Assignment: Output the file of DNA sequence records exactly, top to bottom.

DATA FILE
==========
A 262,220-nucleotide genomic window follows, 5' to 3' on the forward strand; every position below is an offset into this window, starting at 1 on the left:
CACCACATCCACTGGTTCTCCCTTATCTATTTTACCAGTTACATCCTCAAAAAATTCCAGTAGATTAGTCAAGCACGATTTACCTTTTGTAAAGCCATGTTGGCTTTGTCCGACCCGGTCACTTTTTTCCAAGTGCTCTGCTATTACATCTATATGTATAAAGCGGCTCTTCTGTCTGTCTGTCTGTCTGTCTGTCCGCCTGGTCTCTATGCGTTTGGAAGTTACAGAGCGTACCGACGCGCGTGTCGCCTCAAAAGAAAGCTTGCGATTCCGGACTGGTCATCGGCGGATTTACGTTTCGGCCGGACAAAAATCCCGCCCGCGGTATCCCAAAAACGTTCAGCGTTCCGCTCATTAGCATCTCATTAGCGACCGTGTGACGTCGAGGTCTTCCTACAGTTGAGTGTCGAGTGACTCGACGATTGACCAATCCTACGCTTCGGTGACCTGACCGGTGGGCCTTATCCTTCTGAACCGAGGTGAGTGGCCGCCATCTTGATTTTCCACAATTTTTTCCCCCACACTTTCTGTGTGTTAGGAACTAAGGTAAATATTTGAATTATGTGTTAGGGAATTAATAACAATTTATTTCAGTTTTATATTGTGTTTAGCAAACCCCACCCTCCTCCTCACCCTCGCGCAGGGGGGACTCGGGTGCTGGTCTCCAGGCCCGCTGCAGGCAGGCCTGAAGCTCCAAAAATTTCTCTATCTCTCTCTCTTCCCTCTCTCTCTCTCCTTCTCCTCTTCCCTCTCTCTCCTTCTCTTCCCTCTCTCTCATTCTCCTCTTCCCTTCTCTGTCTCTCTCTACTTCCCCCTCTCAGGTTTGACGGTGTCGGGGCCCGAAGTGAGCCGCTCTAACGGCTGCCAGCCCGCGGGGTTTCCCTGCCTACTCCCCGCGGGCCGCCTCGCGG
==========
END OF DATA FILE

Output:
A 262,220-nucleotide genomic window follows, 5' to 3' on the forward strand; every position below is an offset into this window, starting at 1 on the left:
CACCACATCCACTGGTTCTCCCTTATCTATTTTACCAGTTACATCCTCAAAAAATTCCAGTAGATTAGTCAAGCACGATTTACCTTTTGTAAAGCCATGTTGGCTTTGTCCGACCCGGTCACTTTTTTCCAAGTGCTCTGCTATTACATCTATATGTATAAAGCGGCTCTTCTGTCTGTCTGTCTGTCTGTCTGTCCGCCTGGTCTCTATGCGTTTGGAAGTTACAGAGCGTACCGACGCGCGTGTCGCCTCAAAAGAAAGCTTGCGATTCCGGACTGGTCATCGGCGGATTTACGTTTCGGCCGGACAAAAATCCCGCCCGCGGTATCCCAAAAACGTTCAGCGTTCCGCTCATTAGCATCTCATTAGCGACCGTGTGACGTCGAGGTCTTCCTACAGTTGAGTGTCGAGTGACTCGACGATTGACCAATCCTACGCTTCGGTGACCTGACCGGTGGGCCTTATCCTTCTGAACCGAGGTGAGTGGCCGCCATCTTGATTTTCCACAATTTTTTCCCCCACACTTTCTGTGTGTTAGGAACTAAGGTAAATATTTGAATTATGTGTTAGGGAATTAATAACAATTTATTTCAGTTTTATATTGTGTTTAGCAAACCCCACCCTCCTCCTCACCCTCGCGCAGGGGGGACTCGGGTGCTGGTCTCCAGGCCCGCTGCAGGCAGGCCTGAAGCTCCAAAAATTTCTCTATCTCTCTCTCTTCCCTCTCTCTCTCTCCTTCTCCTCTTCCCTCTCTCTCCTTCTCTTCCCTCTCTCTCATTCTCCTCTTCCCTTCTCTGTCTCTCTCTACTTCCCCCTCTCAGGTTTGACGGTGTCGGGGCCCGAAGTGAGCCGCTCTAACGGCTGCCAGCCCGCGGGGTTTCCCTGCCTACTCCCCGCGGGCCGCCTCGCGG